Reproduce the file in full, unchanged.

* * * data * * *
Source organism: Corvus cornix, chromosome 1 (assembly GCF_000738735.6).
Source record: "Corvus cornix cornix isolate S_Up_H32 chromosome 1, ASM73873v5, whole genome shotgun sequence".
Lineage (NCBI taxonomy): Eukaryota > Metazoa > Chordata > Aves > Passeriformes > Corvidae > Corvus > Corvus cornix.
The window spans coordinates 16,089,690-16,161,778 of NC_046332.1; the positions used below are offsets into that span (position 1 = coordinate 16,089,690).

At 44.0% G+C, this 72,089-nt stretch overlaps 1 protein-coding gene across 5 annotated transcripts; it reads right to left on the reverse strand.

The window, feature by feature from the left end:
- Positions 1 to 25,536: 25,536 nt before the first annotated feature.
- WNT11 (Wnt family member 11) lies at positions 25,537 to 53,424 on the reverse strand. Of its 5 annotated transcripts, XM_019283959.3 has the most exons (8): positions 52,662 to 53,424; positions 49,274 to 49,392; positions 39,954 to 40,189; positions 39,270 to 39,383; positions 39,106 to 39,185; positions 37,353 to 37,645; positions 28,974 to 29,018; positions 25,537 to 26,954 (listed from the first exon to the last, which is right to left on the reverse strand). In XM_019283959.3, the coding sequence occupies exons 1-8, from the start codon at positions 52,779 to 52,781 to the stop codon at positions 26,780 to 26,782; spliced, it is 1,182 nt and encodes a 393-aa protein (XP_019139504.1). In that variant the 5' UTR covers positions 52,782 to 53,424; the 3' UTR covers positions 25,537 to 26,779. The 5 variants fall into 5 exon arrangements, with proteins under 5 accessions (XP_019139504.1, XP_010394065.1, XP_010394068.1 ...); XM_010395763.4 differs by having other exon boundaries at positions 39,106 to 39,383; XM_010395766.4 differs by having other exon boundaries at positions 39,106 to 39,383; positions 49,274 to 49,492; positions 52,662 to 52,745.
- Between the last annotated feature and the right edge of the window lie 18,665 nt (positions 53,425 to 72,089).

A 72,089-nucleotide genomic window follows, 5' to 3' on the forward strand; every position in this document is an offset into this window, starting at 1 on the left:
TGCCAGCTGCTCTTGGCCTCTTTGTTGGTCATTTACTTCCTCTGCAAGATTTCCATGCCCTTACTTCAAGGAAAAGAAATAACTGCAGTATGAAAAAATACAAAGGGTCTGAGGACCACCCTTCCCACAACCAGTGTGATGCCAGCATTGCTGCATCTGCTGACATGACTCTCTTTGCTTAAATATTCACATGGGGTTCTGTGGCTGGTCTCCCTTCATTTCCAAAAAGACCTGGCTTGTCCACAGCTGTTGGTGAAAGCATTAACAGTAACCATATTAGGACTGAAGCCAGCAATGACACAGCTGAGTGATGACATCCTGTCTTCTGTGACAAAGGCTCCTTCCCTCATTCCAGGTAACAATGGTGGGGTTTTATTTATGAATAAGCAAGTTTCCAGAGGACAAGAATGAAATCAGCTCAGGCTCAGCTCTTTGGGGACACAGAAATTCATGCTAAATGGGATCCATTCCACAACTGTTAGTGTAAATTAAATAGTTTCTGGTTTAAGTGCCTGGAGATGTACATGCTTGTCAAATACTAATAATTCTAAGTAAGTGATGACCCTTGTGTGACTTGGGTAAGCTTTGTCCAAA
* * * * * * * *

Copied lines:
Source organism: Corvus cornix, chromosome 1 (assembly GCF_000738735.6).
Source record: "Corvus cornix cornix isolate S_Up_H32 chromosome 1, ASM73873v5, whole genome shotgun sequence".
Lineage (NCBI taxonomy): Eukaryota > Metazoa > Chordata > Aves > Passeriformes > Corvidae > Corvus > Corvus cornix.
The window spans coordinates 16,089,690-16,161,778 of NC_046332.1; the positions used below are offsets into that span (position 1 = coordinate 16,089,690).

At 44.0% G+C, this 72,089-nt stretch overlaps 1 protein-coding gene across 5 annotated transcripts; it reads right to left on the reverse strand.

The window, feature by feature from the left end:
- Positions 1 to 25,536: 25,536 nt before the first annotated feature.
- WNT11 (Wnt family member 11) lies at positions 25,537 to 53,424 on the reverse strand. Of its 5 annotated transcripts, XM_019283959.3 has the most exons (8): positions 52,662 to 53,424; positions 49,274 to 49,392; positions 39,954 to 40,189; positions 39,270 to 39,383; positions 39,106 to 39,185; positions 37,353 to 37,645; positions 28,974 to 29,018; positions 25,537 to 26,954 (listed from the first exon to the last, which is right to left on the reverse strand). In XM_019283959.3, the coding sequence occupies exons 1-8, from the start codon at positions 52,779 to 52,781 to the stop codon at positions 26,780 to 26,782; spliced, it is 1,182 nt and encodes a 393-aa protein (XP_019139504.1). In that variant the 5' UTR covers positions 52,782 to 53,424; the 3' UTR covers positions 25,537 to 26,779. The 5 variants fall into 5 exon arrangements, with proteins under 5 accessions (XP_019139504.1, XP_010394065.1, XP_010394068.1 ...); XM_010395763.4 differs by having other exon boundaries at positions 39,106 to 39,383; XM_010395766.4 differs by having other exon boundaries at positions 39,106 to 39,383; positions 49,274 to 49,492; positions 52,662 to 52,745.
- Between the last annotated feature and the right edge of the window lie 18,665 nt (positions 53,425 to 72,089).

A 72,089-nucleotide genomic window follows, 5' to 3' on the forward strand; every position in this document is an offset into this window, starting at 1 on the left:
TGCCAGCTGCTCTTGGCCTCTTTGTTGGTCATTTACTTCCTCTGCAAGATTTCCATGCCCTTACTTCAAGGAAAAGAAATAACTGCAGTATGAAAAAATACAAAGGGTCTGAGGACCACCCTTCCCACAACCAGTGTGATGCCAGCATTGCTGCATCTGCTGACATGACTCTCTTTGCTTAAATATTCACATGGGGTTCTGTGGCTGGTCTCCCTTCATTTCCAAAAAGACCTGGCTTGTCCACAGCTGTTGGTGAAAGCATTAACAGTAACCATATTAGGACTGAAGCCAGCAATGACACAGCTGAGTGATGACATCCTGTCTTCTGTGACAAAGGCTCCTTCCCTCATTCCAGGTAACAATGGTGGGGTTTTATTTATGAATAAGCAAGTTTCCAGAGGACAAGAATGAAATCAGCTCAGGCTCAGCTCTTTGGGGACACAGAAATTCATGCTAAATGGGATCCATTCCACAACTGTTAGTGTAAATTAAATAGTTTCTGGTTTAAGTGCCTGGAGATGTACATGCTTGTCAAATACTAATAATTCTAAGTAAGTGATGACCCTTGTGTGACTTGGGTAAGCTTTGTCCAAA